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Oklahoma job market hanging on

Oklahoma's job market has fared better than most expected in light of a downturning economy and high-profile layoffs earlier this year.

According to state unemployment figures released last week, the state has added 7,500 new jobs since November 2001, increasing employment by 0.5 percent.

The national unemployment rate hit 6 percent in November, itshighest level in eight years. Oklahoma posted an unemployment rate of 4.1 percent in November. Oklahoma City's unemployment rate was 3.8 percent, and Tulsa's was 4.8 percent.

"Overall, Oklahoma City (employment) is still growing a lotfaster than Tulsa, but it's nothing to write home about because it's still pretty sluggish," said Lynn Gray, an economist with the Oklahoma Employment Security Commission.

Although the total number of unemployed in the state has been decreasing, there also has been a decline in the labor force, Gray said.

In November, there were 69,500 unemployed in the state, while the number employed totaled 1.62 million.

The labor force is the total number of unemployed actively seeking work added to the number of people with jobs. The labor force lost 4,600 workers from November 2001 to November 2002, a decrease of 0.3 percent.

"A lot of people just stop looking for jobs or went back to school," Gray said. "We've seen a lot of that since January."

Among those announcing job cuts in 2002 were Tulsa companies Williams Cos., Williams Communications -- now WilTel Communications Group, WorldCom, Vartec Telecom and Boeing.

"It's been a traumatic year for Tulsa," Tulsa money manager Fred Russell said. "We've had massive layoffs precipitated by financial crises at two of Tulsa's leading employers. The confluence of red ink, staggering debt burden and controversial trading practices at Williams Cos. and too much broadband capacity at Williams Communications have led to a very unpleasant 12 months."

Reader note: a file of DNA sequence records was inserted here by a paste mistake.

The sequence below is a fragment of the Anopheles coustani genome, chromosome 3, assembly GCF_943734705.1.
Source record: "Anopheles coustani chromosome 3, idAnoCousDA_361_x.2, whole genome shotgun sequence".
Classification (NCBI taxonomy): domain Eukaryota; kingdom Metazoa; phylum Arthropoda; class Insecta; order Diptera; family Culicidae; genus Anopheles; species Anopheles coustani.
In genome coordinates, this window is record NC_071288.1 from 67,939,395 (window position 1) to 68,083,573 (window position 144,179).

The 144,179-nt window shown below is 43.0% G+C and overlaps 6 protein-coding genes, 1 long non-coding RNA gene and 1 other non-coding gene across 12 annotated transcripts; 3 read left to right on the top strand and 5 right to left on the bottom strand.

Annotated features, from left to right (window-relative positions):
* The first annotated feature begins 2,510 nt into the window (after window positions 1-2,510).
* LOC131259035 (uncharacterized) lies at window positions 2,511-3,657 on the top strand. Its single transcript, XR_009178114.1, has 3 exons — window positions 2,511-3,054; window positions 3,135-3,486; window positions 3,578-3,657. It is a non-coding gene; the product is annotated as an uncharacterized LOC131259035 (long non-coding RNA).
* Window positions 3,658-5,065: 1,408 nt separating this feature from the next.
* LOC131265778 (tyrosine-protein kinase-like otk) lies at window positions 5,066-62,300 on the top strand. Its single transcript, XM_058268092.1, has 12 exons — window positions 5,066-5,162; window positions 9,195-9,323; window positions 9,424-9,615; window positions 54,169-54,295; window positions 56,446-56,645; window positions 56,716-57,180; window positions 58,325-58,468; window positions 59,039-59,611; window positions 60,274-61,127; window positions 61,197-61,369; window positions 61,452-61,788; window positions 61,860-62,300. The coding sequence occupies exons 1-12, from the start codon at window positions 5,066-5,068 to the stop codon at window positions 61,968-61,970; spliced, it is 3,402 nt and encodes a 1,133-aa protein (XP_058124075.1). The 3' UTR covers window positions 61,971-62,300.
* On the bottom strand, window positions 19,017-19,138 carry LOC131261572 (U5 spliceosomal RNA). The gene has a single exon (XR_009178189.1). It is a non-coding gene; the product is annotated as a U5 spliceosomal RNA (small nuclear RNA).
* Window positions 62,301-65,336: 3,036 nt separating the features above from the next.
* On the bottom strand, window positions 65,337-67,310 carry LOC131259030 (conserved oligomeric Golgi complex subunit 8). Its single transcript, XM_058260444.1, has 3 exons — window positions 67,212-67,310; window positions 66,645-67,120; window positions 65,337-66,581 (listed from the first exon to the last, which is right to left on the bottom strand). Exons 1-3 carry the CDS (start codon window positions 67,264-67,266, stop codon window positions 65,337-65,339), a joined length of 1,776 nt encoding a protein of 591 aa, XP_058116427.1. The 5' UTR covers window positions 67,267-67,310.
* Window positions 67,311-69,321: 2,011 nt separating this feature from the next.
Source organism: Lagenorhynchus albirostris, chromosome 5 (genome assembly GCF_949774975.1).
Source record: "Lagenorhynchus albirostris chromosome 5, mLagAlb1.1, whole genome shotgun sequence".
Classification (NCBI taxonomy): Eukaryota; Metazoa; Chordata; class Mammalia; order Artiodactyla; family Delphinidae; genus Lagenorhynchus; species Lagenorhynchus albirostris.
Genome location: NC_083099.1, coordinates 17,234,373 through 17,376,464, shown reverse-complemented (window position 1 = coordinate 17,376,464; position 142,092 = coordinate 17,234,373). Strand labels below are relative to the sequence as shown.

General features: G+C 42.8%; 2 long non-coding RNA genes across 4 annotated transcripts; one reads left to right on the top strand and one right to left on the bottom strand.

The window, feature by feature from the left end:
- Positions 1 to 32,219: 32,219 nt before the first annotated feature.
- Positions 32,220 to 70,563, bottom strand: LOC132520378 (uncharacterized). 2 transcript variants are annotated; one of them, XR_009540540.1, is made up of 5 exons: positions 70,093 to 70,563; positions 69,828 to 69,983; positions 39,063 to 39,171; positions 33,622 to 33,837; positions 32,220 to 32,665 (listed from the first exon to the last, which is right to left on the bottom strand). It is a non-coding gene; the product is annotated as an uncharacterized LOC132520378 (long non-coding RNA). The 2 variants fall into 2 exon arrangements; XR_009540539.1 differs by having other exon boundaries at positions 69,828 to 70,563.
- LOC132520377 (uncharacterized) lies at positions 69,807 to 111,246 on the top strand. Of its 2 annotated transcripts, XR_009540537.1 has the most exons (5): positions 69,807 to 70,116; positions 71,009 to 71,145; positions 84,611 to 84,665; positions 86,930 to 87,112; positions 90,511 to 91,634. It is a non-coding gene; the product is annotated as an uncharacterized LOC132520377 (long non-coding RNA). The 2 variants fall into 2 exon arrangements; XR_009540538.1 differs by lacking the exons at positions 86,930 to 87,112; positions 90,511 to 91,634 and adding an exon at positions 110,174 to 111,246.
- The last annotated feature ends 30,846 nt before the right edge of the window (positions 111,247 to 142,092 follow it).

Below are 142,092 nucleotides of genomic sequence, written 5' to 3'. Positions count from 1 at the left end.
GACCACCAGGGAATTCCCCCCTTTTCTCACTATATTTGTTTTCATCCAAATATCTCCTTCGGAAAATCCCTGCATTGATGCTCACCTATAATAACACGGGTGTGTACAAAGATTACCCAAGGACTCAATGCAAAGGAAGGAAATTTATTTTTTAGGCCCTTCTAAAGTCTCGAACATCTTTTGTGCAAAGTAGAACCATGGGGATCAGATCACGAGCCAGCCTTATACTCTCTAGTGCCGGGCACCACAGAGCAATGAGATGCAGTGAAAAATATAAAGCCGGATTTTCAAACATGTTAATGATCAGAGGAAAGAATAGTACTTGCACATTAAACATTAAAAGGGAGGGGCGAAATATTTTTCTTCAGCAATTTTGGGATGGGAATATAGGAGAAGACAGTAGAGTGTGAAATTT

In Oklahoma City, about half of Celestica's 1,000 electronics workers will find themselves without jobs this week. Tyson announced 400 layoffs at its Stilwell chicken processing plant. And the towns of Prague, Okemah and Coalgate have seen their Wrangler factories close with the loss of more than 700 jobs.

Meanwhile, residents of Bartlesville and Ponca City have been dogged by rumors of job losses after the merger of ConocoPhillips and the announcement the company would move its headquarters to Houston.

"We've had some high-profile losses," said Oklahoma State University economist Dan Rickman. "But sometimes you can have a lot of smaller companies under the radar that are adding jobs. What we're seeing in the high-tech industry is a lot of the (laid-off) workers have gone independent and started small businesses from their homes."

In the first nine months of this year, manufacturers and service companies announced they were adding 5,270 Oklahoma jobs in the next three years, according to data from the Oklahoma Commerce Department.

Historical figures show that about half of jobs announced are actually created.

"It's too early to tell if we're actually replacing those high-paid jobs with lower paying jobs because in terms of per capita income, we're doing well," said Rickman, who holds the OG&E Chair in Regional Economics at OSU.

"We weren't as adversely affected by the national recession as places like Silicon Valley. Oklahoma just slowed in growth."

OSU's economic forecast for 2003 calls for a slight increase inemployment, up 0.73 percent compared with a projected increase of0.65 percent in 2002. The state hasn't seen an employment declinesince the energy bust of the 1980s.
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